About This History

What to leave in; what to leave out.


That was Bob Seger’s musing in his hit recording from 1980, Against the Wind.  Similarly, we were faced with this enduring question in writing a historical accounting of the Marfa lights.


In choosing the elements of a history on any subject, you need to decide how to set the chronology.  Is it set by the date an event occurred, or by the date when it was first recorded by a witness to the event?  You will find both types of histories in the literature. For this history, we used the occurrence dates of the events.


More difficult choices arise in deciding what to include in the history.  Everything that occurred is part of the history.  But, which events have been, or will be, really important in shaping our perception of what a Marfa light is?  This judgment of which events matter is highly subjective, and you’ll find that the literature contains varying renditions of the Marfa lights histories.  In some cases, we included a historical item simply because it was the first of its kind to occur, or because it included highly credible sources.

But the fact that some documentation/video has been widely viewed was not a factor for including it here.  In the last ten years, there have been a number of commercial efforts to expose the Marfa lights to mass markets.  Examples of videos containing a Marfa-lights segment, that are not included are — Miracle Hunters for the Discovery Channel in May 2004, Cantore Stories: Mystical Marfa for The Weather Channel in April 2010, and Monumental Mysteries: Ames Pyramid for the Travel Channel in August 2013.  These efforts did not find any new “mysteries”.  Nor did they provide any explanations of the previous mysteries.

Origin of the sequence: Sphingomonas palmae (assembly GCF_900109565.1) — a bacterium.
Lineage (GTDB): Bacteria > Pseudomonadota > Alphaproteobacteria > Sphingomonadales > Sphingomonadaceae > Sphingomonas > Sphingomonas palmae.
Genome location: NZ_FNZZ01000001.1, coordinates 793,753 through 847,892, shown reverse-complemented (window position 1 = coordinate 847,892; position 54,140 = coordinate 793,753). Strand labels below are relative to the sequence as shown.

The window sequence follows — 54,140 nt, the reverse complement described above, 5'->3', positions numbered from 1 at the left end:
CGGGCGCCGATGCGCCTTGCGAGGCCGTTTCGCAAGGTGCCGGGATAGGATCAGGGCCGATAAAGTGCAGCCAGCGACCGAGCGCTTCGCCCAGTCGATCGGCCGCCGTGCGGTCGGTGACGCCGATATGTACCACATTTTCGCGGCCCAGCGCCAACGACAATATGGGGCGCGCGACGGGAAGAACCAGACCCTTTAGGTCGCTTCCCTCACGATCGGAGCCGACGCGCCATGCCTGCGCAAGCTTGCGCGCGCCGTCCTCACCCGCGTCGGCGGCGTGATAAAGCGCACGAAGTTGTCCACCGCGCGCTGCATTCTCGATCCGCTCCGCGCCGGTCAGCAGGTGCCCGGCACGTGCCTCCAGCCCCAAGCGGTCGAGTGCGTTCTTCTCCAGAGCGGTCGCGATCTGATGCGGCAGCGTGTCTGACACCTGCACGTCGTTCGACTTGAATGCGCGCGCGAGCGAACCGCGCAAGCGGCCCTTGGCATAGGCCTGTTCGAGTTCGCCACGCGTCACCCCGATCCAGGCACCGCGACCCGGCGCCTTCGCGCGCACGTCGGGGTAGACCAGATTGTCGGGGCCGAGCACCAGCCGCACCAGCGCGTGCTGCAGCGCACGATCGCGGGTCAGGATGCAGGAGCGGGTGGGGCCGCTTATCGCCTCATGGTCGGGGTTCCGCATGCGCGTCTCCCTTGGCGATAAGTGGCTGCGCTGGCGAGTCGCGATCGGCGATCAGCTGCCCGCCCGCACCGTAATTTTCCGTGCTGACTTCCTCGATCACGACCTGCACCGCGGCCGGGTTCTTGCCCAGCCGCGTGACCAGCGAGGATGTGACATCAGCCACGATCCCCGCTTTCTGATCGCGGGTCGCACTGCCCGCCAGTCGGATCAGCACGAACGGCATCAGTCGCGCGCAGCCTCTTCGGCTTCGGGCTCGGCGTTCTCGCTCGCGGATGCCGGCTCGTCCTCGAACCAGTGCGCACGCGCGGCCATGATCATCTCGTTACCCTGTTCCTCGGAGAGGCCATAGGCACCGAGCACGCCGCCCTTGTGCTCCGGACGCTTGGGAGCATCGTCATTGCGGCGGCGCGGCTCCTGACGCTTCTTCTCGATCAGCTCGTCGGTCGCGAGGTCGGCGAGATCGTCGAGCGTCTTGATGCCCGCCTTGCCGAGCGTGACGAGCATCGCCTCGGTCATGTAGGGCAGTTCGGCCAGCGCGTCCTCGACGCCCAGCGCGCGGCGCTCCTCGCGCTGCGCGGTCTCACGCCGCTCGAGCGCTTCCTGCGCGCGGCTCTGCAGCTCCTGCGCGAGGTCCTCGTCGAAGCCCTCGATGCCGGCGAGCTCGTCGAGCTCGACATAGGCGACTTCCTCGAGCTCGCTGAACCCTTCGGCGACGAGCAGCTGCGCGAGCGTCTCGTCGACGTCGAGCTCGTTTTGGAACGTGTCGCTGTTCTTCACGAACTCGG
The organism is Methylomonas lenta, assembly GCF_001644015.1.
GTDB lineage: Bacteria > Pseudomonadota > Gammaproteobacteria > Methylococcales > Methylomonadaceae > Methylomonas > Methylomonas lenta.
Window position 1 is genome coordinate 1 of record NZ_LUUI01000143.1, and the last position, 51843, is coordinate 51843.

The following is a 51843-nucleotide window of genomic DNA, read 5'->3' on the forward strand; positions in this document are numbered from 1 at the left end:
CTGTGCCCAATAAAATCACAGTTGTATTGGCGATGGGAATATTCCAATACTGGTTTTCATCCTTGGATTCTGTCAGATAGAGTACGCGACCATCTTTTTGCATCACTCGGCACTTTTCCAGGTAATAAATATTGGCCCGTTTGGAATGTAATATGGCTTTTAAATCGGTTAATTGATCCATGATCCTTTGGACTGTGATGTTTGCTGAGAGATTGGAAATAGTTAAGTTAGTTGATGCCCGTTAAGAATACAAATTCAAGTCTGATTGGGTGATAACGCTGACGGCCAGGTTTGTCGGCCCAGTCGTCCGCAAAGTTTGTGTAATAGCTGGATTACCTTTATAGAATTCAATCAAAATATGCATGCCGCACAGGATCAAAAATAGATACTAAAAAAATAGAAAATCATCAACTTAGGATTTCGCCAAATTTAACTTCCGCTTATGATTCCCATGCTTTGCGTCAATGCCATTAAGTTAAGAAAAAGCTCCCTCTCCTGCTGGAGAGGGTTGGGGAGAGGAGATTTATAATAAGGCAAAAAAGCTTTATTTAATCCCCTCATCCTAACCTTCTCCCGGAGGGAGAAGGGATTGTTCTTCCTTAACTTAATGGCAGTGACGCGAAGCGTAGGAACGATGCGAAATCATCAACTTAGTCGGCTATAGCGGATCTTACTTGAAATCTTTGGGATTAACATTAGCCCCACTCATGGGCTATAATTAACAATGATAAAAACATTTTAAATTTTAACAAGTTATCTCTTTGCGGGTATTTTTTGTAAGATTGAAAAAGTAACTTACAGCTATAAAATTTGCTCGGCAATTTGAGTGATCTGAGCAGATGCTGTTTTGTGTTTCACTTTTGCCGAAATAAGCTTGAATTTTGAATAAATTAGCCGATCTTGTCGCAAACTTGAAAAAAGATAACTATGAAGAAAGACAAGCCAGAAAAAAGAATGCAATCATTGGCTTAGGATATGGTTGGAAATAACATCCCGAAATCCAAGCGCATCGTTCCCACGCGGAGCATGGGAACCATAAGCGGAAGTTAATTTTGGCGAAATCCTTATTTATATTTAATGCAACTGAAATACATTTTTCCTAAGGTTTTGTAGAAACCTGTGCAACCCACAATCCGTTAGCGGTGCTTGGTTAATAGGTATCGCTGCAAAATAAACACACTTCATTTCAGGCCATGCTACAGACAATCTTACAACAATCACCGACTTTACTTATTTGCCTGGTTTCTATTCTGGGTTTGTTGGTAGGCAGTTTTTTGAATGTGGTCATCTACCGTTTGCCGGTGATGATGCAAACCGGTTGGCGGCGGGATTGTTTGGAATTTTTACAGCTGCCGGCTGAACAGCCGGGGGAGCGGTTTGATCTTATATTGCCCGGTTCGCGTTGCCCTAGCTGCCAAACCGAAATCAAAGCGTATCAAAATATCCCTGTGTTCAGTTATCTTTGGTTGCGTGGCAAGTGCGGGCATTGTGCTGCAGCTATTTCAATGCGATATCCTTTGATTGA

Many people examining the Marfa lights have reached conclusions about what they saw and what those observations meant.  An important consideration in the decision to include those studies is whether an independent expert in the field would draw the same conclusions.  We didn’t include anything in this history simply because of an author’s conclusions.  Instead, we considered the soundness of their analysis as the criterion for inclusion.


It’s also very relevant to consider whether the writer has even been to Marfa.  You should regard with suspicion the opinion pieces of arm-chair historians ― no matter how widely accepted their web pages ― if the authors haven’t been to Marfa and haven’t personally read the source documents. 


Please e-mail us if you know of historical elements that you think should have been included, or ones that should have been omitted.  We'd love to hear from you.


Bob and Judy Wagers

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